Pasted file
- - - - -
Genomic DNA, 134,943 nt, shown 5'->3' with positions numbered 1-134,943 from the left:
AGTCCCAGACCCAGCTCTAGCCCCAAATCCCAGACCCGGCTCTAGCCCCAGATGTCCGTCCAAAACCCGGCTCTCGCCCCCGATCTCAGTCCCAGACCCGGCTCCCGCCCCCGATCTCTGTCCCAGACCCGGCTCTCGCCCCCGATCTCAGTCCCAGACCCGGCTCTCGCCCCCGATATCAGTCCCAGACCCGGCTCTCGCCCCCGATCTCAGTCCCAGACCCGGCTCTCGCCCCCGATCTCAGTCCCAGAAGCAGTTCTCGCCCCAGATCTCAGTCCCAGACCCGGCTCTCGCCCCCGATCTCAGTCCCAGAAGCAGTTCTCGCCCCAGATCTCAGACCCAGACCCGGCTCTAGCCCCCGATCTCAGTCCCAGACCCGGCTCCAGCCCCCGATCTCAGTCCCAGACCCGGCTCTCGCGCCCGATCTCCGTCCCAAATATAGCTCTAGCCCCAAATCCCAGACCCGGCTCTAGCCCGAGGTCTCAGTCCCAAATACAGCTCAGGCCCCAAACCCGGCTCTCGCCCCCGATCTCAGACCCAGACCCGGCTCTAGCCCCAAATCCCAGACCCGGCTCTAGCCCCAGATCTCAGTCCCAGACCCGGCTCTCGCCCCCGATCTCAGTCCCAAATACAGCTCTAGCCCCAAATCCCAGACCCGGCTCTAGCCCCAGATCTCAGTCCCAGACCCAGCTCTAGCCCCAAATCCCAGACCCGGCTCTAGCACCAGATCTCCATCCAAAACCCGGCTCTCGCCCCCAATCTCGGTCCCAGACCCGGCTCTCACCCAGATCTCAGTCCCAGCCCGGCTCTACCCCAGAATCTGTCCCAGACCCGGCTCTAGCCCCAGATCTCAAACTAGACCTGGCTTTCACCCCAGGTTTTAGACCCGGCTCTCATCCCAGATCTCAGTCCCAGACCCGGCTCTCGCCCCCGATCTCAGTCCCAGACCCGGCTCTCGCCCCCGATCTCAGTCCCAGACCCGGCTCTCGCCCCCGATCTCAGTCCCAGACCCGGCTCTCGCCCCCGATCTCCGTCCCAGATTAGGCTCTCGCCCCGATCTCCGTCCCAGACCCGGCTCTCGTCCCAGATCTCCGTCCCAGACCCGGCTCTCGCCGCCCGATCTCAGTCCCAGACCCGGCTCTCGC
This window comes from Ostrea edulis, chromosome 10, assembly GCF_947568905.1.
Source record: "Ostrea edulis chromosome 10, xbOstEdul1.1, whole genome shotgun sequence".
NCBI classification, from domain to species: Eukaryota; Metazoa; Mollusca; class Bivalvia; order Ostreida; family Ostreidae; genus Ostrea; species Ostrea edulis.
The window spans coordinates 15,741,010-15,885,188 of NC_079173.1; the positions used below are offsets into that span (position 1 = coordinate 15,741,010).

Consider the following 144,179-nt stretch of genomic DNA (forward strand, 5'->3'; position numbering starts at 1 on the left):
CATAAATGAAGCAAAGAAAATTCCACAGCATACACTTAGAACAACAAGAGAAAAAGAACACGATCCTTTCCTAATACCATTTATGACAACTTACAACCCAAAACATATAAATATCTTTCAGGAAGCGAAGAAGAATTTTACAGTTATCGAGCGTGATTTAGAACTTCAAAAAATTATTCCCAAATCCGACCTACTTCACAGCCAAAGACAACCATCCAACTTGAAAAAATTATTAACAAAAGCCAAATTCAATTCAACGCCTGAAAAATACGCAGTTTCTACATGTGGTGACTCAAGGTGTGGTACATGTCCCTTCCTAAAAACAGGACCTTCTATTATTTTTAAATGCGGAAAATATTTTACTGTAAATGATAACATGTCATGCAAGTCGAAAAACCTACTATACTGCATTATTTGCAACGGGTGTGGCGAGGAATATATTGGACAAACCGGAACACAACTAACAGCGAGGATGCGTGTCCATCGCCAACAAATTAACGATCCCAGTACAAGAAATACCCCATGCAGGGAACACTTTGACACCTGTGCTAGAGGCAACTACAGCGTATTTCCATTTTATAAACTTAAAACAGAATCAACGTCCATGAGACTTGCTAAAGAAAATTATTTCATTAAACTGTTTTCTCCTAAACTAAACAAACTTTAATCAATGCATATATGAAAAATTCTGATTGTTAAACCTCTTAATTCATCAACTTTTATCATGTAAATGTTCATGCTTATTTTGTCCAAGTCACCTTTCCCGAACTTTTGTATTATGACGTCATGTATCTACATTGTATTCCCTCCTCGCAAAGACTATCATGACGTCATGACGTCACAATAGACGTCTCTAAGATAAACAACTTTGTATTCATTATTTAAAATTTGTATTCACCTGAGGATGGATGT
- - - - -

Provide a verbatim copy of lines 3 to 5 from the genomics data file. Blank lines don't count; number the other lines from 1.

This window comes from Ostrea edulis, chromosome 10, assembly GCF_947568905.1.
Source record: "Ostrea edulis chromosome 10, xbOstEdul1.1, whole genome shotgun sequence".
NCBI classification, from domain to species: Eukaryota; Metazoa; Mollusca; class Bivalvia; order Ostreida; family Ostreidae; genus Ostrea; species Ostrea edulis.